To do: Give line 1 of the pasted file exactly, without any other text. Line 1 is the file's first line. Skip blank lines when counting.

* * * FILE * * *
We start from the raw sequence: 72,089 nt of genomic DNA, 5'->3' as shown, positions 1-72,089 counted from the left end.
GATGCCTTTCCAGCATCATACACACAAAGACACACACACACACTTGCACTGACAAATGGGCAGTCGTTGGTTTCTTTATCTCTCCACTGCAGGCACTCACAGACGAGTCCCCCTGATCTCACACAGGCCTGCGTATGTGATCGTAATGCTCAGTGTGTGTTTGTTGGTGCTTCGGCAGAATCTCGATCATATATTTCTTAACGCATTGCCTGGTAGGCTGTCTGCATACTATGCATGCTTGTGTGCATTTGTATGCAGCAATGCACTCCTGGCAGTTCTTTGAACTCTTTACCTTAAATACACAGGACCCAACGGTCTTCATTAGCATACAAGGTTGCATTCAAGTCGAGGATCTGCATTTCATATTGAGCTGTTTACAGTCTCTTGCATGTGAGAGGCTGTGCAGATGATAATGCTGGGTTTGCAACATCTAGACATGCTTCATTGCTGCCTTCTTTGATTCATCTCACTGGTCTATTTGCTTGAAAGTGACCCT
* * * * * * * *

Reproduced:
We start from the raw sequence: 72,089 nt of genomic DNA, 5'->3' as shown, positions 1-72,089 counted from the left end.